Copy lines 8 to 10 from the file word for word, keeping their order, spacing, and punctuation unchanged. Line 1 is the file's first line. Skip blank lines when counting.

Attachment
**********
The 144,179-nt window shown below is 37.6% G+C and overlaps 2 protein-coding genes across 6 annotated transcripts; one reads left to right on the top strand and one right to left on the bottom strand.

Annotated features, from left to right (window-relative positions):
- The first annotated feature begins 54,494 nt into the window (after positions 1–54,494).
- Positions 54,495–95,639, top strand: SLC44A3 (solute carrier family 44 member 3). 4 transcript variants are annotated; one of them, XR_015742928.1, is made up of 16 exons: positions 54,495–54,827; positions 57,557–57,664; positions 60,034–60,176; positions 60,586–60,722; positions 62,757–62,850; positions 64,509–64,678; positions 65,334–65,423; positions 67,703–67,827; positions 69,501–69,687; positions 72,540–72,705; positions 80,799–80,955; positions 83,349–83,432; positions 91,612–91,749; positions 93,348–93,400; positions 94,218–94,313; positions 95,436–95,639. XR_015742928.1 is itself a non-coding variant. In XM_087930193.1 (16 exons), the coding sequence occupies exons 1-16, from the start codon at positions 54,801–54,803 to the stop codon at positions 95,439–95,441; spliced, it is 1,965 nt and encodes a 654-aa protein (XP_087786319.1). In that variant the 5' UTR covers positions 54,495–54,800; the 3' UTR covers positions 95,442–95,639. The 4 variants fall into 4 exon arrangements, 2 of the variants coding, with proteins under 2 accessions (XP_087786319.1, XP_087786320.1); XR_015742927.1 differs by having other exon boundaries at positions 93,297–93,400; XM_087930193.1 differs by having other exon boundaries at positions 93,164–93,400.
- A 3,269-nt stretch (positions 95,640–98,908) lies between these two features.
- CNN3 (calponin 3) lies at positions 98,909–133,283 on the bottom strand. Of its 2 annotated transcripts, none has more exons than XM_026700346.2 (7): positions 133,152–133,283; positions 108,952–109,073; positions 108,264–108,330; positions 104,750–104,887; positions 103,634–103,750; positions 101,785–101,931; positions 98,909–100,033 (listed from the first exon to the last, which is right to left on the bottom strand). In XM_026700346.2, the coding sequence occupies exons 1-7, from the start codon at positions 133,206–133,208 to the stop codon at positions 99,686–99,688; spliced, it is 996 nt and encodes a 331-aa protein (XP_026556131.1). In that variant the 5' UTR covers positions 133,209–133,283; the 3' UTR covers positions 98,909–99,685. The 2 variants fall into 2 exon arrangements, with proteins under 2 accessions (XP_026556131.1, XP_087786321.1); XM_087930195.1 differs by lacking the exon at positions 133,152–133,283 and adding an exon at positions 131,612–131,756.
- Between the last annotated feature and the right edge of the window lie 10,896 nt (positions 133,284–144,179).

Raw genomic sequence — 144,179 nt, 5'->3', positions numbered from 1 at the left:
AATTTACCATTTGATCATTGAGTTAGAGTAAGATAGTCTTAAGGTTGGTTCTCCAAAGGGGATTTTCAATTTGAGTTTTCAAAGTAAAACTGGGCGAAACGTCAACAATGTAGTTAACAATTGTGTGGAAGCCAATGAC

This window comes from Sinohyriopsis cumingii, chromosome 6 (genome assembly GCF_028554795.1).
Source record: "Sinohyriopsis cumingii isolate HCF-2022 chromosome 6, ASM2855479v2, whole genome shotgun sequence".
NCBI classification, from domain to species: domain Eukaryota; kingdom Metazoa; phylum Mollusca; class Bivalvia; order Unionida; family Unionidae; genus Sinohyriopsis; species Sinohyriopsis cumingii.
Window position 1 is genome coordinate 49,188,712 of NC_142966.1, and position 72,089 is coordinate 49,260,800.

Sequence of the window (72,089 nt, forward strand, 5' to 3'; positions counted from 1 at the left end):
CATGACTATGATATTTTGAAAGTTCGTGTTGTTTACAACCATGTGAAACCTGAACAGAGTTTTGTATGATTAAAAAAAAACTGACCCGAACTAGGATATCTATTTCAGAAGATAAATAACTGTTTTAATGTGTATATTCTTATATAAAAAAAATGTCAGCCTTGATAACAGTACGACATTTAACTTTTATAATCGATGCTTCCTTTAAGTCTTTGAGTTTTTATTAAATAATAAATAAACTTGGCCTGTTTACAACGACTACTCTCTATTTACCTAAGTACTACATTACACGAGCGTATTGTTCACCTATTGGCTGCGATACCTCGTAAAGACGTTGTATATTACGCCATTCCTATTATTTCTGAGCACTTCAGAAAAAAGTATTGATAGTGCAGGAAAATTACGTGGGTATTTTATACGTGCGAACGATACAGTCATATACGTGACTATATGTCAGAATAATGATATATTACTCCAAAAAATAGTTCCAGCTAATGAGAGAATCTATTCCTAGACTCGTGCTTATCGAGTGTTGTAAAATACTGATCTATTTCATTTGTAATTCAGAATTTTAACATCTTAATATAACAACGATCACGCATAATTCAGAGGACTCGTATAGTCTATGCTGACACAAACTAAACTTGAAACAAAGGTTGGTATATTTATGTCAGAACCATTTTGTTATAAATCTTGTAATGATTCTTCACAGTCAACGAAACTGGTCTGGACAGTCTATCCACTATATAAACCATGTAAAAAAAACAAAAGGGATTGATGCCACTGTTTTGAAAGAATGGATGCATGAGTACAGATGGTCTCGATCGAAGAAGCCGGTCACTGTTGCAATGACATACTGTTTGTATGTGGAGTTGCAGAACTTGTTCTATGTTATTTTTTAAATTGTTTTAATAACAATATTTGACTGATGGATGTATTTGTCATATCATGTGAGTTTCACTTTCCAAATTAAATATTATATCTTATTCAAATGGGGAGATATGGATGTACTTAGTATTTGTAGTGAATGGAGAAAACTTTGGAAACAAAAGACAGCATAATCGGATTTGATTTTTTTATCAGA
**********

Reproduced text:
Raw genomic sequence — 144,179 nt, 5'->3', positions numbered from 1 at the left:
AATTTACCATTTGATCATTGAGTTAGAGTAAGATAGTCTTAAGGTTGGTTCTCCAAAGGGGATTTTCAATTTGAGTTTTCAAAGTAAAACTGGGCGAAACGTCAACAATGTAGTTAACAATTGTGTGGAAGCCAATGAC

This window comes from Sinohyriopsis cumingii, chromosome 6 (genome assembly GCF_028554795.1).